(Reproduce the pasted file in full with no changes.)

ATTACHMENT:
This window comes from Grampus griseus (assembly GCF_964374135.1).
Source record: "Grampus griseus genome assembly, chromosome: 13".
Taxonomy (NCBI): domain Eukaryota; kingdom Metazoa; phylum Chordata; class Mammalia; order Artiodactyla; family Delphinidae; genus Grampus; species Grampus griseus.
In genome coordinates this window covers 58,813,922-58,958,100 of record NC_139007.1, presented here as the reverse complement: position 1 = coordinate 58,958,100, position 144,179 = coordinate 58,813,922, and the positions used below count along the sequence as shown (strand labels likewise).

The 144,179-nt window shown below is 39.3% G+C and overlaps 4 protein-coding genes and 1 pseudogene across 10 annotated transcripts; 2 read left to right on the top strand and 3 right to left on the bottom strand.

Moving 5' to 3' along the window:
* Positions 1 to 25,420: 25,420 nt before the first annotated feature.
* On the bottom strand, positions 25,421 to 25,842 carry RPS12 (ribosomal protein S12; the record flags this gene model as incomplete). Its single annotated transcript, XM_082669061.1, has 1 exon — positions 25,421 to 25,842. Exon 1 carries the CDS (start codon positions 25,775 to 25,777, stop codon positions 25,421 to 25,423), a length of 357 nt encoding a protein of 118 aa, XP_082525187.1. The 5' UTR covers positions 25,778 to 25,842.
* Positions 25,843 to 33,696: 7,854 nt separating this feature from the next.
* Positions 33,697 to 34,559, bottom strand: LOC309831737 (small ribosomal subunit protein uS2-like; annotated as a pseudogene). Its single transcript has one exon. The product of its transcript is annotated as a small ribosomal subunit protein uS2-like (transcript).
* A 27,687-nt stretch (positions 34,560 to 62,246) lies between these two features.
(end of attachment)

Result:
This window comes from Grampus griseus (assembly GCF_964374135.1).
Source record: "Grampus griseus genome assembly, chromosome: 13".
Taxonomy (NCBI): domain Eukaryota; kingdom Metazoa; phylum Chordata; class Mammalia; order Artiodactyla; family Delphinidae; genus Grampus; species Grampus griseus.
In genome coordinates this window covers 58,813,922-58,958,100 of record NC_139007.1, presented here as the reverse complement: position 1 = coordinate 58,958,100, position 144,179 = coordinate 58,813,922, and the positions used below count along the sequence as shown (strand labels likewise).

The 144,179-nt window shown below is 39.3% G+C and overlaps 4 protein-coding genes and 1 pseudogene across 10 annotated transcripts; 2 read left to right on the top strand and 3 right to left on the bottom strand.

Moving 5' to 3' along the window:
* Positions 1 to 25,420: 25,420 nt before the first annotated feature.
* On the bottom strand, positions 25,421 to 25,842 carry RPS12 (ribosomal protein S12; the record flags this gene model as incomplete). Its single annotated transcript, XM_082669061.1, has 1 exon — positions 25,421 to 25,842. Exon 1 carries the CDS (start codon positions 25,775 to 25,777, stop codon positions 25,421 to 25,423), a length of 357 nt encoding a protein of 118 aa, XP_082525187.1. The 5' UTR covers positions 25,778 to 25,842.
* Positions 25,843 to 33,696: 7,854 nt separating this feature from the next.
* Positions 33,697 to 34,559, bottom strand: LOC309831737 (small ribosomal subunit protein uS2-like; annotated as a pseudogene). Its single transcript has one exon. The product of its transcript is annotated as a small ribosomal subunit protein uS2-like (transcript).
* A 27,687-nt stretch (positions 34,560 to 62,246) lies between these two features.